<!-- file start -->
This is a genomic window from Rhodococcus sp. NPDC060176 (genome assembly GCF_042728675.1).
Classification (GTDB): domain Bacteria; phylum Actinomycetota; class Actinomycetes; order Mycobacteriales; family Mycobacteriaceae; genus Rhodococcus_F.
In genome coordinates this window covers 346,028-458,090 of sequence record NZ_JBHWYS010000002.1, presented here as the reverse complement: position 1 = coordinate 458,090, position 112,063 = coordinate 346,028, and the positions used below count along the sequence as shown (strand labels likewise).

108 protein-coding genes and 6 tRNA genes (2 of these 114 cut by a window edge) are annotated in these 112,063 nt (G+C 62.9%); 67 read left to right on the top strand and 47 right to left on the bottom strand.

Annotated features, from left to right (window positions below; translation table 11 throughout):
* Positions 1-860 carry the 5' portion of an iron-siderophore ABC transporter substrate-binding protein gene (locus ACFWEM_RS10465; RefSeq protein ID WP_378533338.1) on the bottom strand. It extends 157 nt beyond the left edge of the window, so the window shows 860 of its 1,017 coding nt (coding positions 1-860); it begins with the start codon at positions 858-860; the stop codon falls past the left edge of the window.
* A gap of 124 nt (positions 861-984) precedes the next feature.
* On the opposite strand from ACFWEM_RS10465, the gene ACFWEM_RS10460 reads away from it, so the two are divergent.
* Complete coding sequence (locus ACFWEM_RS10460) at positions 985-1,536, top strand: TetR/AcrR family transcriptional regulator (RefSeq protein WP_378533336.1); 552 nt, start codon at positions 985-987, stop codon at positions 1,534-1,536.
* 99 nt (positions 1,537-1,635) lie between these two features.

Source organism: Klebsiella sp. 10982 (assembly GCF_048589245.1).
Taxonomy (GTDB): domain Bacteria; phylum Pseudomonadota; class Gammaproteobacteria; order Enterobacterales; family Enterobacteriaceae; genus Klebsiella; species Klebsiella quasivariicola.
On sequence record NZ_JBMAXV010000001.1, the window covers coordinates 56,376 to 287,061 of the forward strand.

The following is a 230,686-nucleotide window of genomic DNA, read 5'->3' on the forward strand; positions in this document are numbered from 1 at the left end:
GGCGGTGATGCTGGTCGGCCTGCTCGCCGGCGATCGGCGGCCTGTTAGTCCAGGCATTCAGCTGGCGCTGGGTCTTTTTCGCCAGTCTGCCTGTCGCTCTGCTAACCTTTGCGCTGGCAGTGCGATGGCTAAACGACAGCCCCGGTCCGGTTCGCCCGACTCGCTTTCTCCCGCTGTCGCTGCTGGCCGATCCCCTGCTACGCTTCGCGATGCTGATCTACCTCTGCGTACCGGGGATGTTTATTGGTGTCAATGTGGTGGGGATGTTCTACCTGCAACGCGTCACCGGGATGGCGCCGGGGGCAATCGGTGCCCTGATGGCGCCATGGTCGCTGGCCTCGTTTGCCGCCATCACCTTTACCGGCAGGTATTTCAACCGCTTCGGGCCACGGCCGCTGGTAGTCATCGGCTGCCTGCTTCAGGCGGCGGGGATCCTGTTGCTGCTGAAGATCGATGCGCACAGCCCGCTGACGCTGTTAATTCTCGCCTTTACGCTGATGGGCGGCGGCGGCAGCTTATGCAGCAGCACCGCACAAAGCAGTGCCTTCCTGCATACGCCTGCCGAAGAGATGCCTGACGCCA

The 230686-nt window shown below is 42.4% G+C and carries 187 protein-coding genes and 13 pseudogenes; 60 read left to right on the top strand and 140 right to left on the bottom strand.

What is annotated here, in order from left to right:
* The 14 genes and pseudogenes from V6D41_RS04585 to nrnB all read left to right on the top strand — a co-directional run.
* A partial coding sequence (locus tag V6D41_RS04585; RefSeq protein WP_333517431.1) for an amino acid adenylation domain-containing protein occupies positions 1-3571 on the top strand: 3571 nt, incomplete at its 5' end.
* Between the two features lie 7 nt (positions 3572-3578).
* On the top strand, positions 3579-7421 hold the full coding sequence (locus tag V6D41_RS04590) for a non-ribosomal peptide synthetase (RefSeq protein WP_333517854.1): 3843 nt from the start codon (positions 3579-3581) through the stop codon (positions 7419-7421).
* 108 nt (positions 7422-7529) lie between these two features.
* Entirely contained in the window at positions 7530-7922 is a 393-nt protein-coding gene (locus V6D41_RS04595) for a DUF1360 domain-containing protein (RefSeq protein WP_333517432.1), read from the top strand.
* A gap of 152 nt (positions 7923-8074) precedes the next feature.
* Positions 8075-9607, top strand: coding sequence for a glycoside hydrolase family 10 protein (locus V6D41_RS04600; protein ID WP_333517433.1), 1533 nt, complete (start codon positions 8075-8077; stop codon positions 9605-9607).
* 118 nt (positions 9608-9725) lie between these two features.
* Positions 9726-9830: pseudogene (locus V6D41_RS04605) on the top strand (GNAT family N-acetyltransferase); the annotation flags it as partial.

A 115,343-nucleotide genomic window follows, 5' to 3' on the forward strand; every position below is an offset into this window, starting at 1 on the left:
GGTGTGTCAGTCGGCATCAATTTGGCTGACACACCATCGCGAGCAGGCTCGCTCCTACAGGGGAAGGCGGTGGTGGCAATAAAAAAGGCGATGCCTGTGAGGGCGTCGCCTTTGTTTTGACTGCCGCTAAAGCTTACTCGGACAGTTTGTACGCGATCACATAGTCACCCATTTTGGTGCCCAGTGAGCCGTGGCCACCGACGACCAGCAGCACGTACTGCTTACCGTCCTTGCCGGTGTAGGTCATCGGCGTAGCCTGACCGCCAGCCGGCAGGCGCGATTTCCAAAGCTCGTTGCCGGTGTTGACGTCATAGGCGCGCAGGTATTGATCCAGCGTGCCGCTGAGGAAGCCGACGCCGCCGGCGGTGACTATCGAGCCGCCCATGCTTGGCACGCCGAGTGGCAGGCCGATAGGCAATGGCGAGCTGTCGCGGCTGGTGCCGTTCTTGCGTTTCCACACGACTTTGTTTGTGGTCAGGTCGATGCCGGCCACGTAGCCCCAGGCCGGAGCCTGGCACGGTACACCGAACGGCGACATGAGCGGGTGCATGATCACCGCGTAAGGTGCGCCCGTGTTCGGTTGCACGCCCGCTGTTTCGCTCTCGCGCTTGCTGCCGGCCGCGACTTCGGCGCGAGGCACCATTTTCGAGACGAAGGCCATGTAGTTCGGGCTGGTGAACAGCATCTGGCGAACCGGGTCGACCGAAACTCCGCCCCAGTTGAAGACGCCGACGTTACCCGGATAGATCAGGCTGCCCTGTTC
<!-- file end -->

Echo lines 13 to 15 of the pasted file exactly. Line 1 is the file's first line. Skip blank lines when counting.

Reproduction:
On sequence record NZ_JBMAXV010000001.1, the window covers coordinates 56,376 to 287,061 of the forward strand.

The following is a 230,686-nucleotide window of genomic DNA, read 5'->3' on the forward strand; positions in this document are numbered from 1 at the left end:
GGCGGTGATGCTGGTCGGCCTGCTCGCCGGCGATCGGCGGCCTGTTAGTCCAGGCATTCAGCTGGCGCTGGGTCTTTTTCGCCAGTCTGCCTGTCGCTCTGCTAACCTTTGCGCTGGCAGTGCGATGGCTAAACGACAGCCCCGGTCCGGTTCGCCCGACTCGCTTTCTCCCGCTGTCGCTGCTGGCCGATCCCCTGCTACGCTTCGCGATGCTGATCTACCTCTGCGTACCGGGGATGTTTATTGGTGTCAATGTGGTGGGGATGTTCTACCTGCAACGCGTCACCGGGATGGCGCCGGGGGCAATCGGTGCCCTGATGGCGCCATGGTCGCTGGCCTCGTTTGCCGCCATCACCTTTACCGGCAGGTATTTCAACCGCTTCGGGCCACGGCCGCTGGTAGTCATCGGCTGCCTGCTTCAGGCGGCGGGGATCCTGTTGCTGCTGAAGATCGATGCGCACAGCCCGCTGACGCTGTTAATTCTCGCCTTTACGCTGATGGGCGGCGGCGGCAGCTTATGCAGCAGCACCGCACAAAGCAGTGCCTTCCTGCATACGCCTGCCGAAGAGATGCCTGACGCCA